Consumer Protection Laws for Car Buyers
Can I sue if my car doesn’t perform as promised?
Federal Consumer protection laws protect car buyers from auto manufacturers and dealers failing to stand behind their products and correct problems when their products fail. The federal law that governs consumer product warranty is this called The Magnuson-Moss Warranty Act. There also consumer protection laws on the state-level, which differ from state-to-state.
Breach of warranty claims against New Jersey and Pennsylvania automakers can arise as the result of a breach of either an express or an implied warranty.
Express warranties are written or oral statements the automaker voluntarily makes about their product—such as advertising claims.
Conversely, an implied warranty, as its name states, it is not spoken or written but rather is an implied promise governed by state law. There are two different kinds of implied warranties:
- implied warranty of merchantability which promises the product is fit to be sold, will do what it supposed to do, and that there’s nothing significantly wrong with it
- implied warranty of fitness for a particular purpose which is a promise a seller makes to a customer and the customer relies on the seller’s advice that the product can be used for a specific purpose.
In an era where self-driving cars like the Tesla and the technology that supports them has come to market—and accidents are apparently occurring due to reliance on this new technology—it’s understandable that car owners would accuse manufacturers of negligence and breach of warranty when accidents happen.
A woman in Utah recently sued Tesla and another repair service company after suffering a broken ankle when her Model S slammed into the back of a fire vehicle at 60 miles an hour despite her car allegedly being on auto pilot with cruise control engaged at the time of the crash.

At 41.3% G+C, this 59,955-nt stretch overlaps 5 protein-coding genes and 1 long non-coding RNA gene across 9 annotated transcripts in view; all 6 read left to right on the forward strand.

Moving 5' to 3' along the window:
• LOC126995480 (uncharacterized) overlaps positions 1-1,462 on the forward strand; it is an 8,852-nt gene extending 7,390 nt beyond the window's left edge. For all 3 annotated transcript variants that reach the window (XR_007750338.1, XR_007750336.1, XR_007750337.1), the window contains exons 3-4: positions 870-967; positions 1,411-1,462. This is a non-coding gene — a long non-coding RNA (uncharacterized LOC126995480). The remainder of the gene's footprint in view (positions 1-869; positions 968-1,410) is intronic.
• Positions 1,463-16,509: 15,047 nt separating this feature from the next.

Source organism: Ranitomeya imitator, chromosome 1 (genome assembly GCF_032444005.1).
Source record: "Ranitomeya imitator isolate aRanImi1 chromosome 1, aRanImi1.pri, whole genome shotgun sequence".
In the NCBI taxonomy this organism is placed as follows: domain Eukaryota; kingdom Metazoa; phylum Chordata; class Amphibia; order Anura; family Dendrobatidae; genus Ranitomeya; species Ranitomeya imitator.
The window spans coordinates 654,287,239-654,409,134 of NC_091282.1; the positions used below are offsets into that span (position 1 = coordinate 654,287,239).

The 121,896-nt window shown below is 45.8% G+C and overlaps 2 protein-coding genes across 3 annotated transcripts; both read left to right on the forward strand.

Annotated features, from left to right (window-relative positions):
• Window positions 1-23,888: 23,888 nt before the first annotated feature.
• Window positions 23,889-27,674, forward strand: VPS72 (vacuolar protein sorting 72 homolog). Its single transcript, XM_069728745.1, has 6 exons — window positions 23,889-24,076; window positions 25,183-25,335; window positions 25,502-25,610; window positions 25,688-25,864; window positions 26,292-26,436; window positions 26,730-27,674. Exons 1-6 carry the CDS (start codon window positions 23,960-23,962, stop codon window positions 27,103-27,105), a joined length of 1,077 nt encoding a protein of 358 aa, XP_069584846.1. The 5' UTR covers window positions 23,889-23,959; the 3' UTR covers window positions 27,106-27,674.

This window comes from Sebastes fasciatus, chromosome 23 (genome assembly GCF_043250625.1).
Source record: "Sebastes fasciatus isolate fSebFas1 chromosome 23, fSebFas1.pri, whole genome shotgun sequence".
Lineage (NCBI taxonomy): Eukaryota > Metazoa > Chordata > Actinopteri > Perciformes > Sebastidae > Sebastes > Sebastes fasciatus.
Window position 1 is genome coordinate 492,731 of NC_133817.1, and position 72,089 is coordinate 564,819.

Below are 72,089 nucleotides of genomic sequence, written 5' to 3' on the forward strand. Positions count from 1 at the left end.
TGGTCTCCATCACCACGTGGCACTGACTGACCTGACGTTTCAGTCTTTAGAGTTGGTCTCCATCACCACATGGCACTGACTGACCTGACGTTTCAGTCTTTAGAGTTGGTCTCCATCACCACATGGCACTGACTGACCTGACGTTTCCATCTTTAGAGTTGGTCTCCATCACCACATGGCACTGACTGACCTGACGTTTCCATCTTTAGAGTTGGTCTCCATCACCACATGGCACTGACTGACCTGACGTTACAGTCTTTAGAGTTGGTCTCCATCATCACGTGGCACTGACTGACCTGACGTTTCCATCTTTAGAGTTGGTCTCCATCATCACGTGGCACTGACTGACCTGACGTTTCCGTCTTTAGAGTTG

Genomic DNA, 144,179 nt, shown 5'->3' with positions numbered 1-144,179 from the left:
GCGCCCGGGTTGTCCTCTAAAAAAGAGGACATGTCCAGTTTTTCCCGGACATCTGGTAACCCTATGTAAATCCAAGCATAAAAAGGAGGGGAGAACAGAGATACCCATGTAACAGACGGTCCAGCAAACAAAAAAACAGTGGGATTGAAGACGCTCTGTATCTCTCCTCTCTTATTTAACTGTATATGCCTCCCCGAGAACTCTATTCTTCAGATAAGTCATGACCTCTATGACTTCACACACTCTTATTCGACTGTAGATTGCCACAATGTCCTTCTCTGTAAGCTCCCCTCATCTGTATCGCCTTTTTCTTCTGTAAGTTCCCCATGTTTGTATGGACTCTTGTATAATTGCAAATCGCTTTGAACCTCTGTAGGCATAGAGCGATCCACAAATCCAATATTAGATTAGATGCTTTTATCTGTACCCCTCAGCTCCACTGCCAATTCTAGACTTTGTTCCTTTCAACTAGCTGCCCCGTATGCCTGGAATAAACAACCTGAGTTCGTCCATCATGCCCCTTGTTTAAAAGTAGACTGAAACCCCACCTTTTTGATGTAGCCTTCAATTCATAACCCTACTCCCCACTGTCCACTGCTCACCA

The woman—who admitted she was looking at her phone at the time of the crash—alleged the car “didn’t perform as advertised” and says Tesla sales people didn’t warn her about “the proper use of the car and the auto pilot system” and “told her she just needed to touch the steering wheel occasionally when auto pilot was engaged”.
The car’s data allegedly indicated she had taken her hands off the steering wheel “dozens of times and on two occasions her hands didn’t touch the wheel within 60 seconds”. She reportedly kept her hands off the steering wheel until visual warnings prompted her to put her hands back on the wheel “only to quickly remove her hands each time”. Police reportedly cited her as the cause of the accident for “failure to keep proper look-out”.
If you need assistance with a breach of warranty, or dealer fraud claim, or think you may be driving a “lemon” because your new vehicle is always in the shop for the same stubborn repair, the Law Offices of Timothy Abeel & Associates can help. Depending on the nature of your problem, you may be entitled to a full refund of your down payment, trade-in, monthly payments and taxes, or a brand-new car or a cash settlement. Contact us today for a free consultation.